Mr Robinson, in his opening statement, highlighted a need for a more positive future for people living with epilepsy and for ensuring value for money in the health service. That is something that all of us want to see and achieve. <BR/>I turn my attention to some of the comments made in the debate. Mr Robinson brought up an answer from the Minister in which she said there had been no plans: I am delighted to hear that the Minister is stating now that she will ask her Department to look at this again. I think we all welcome that today. Even as I read through our packs and saw a lot of the questions to other Health Ministers over recent years, I noticed that a lot of the answers were very scant because the information was not available yet again. So it was good to hear that from the Minister.

Mr Ian Milne highlighted the fact that this concerns not just those born with epilepsy; we have a very high incidence of people who develop epilepsy, whether through stroke or brain injury. We need to remember that and remember that it affects not just children. There are many adults who have lived what we would like to describe as a relatively normal daily routine whose lives are affected by this. Mr Milne also highlighted how the information could help with the reduction of hospital admissions, and he said that the database was not without merit.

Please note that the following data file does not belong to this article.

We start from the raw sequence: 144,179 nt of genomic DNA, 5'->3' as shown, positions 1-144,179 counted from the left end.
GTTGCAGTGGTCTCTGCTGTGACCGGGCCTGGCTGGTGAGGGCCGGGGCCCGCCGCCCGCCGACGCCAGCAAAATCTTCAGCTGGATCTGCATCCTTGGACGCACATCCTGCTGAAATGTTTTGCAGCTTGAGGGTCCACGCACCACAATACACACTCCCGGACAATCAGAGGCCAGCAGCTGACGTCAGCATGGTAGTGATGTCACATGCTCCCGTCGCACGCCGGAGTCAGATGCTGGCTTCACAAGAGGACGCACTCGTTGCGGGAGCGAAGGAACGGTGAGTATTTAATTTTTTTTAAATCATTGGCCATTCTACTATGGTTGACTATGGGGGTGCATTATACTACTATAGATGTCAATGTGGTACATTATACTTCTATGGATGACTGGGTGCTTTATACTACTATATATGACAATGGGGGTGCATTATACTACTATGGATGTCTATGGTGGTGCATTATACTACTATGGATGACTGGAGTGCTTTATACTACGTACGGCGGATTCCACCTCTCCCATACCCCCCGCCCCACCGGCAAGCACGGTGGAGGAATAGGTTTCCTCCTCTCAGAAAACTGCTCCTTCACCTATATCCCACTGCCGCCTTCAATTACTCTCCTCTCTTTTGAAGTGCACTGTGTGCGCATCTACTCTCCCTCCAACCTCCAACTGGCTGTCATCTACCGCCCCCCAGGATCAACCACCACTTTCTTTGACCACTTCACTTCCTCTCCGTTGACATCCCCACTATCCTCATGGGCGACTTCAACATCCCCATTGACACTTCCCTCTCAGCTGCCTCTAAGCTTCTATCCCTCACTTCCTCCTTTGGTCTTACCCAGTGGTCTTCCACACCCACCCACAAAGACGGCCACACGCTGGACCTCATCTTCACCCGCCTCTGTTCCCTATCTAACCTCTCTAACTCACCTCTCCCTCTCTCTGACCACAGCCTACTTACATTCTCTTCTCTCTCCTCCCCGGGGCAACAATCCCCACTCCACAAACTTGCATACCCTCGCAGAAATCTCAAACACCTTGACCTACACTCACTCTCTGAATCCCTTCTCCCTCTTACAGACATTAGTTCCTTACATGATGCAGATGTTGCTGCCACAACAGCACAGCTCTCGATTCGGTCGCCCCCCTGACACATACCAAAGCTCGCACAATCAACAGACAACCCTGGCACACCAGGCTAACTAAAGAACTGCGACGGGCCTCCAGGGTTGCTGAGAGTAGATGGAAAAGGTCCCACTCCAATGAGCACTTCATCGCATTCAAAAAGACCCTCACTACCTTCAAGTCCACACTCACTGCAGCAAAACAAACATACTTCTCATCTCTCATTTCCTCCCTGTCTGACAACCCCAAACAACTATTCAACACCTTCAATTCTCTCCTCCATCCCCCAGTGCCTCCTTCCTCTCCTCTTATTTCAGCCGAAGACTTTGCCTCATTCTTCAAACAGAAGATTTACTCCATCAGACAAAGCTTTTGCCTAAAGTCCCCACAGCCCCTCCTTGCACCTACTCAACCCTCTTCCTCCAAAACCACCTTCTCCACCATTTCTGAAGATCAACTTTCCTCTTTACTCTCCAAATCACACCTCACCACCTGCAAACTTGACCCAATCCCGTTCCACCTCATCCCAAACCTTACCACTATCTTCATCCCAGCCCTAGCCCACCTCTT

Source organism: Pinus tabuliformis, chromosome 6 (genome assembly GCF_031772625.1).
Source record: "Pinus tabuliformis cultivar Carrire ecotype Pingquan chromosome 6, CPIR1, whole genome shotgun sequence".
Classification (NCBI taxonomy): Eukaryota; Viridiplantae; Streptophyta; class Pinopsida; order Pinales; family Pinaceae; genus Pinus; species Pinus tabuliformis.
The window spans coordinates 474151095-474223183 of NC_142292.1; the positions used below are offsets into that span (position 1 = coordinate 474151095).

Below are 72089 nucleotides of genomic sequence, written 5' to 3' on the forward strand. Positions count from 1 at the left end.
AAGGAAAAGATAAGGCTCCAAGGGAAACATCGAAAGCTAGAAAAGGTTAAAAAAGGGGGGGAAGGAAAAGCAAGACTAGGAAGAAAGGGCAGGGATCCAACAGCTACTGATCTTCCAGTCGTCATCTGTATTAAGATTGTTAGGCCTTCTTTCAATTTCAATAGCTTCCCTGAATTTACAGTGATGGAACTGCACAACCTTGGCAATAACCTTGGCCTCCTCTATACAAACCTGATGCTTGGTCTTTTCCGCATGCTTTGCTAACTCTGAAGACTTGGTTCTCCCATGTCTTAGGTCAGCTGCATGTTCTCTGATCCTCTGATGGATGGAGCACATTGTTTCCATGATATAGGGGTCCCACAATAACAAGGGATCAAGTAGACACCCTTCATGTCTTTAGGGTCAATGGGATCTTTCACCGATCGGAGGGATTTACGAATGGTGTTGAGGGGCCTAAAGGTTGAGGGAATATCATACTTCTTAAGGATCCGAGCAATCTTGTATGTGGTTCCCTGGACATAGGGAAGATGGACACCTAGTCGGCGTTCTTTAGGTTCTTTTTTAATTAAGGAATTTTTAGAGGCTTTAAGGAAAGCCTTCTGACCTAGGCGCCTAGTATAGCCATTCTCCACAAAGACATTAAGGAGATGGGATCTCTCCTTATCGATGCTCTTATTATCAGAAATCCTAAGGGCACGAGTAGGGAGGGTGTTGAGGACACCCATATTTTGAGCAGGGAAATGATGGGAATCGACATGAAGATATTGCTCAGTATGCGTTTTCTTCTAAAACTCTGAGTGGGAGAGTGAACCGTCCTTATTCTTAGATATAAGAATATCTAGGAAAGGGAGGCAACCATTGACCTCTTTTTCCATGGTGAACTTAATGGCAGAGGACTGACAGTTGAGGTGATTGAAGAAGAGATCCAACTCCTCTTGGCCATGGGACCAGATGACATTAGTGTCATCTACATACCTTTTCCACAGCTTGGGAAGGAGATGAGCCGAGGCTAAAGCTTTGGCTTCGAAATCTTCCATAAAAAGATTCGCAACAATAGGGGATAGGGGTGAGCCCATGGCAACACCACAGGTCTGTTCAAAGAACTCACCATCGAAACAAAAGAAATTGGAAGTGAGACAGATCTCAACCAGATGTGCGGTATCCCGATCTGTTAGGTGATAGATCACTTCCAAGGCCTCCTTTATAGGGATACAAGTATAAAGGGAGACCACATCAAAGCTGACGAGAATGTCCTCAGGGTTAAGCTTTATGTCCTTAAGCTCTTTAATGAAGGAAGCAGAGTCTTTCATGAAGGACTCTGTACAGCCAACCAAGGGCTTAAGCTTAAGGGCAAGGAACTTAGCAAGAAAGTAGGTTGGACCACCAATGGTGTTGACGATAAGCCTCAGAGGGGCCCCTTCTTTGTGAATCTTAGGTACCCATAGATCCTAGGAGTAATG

I have referred to some of the things Mrs Dobson said, and she was absolutely right when she said that services were continuing to struggle. We know that that is across the board, but this is what we are discussing today. She talked about self-care and how those around the sufferer of epilepsy are the ones who know best. They are the most stressed and are constantly having to look out for the signs and symptoms. Those people, as carers, need our support as well, and that is something we would hope to look at.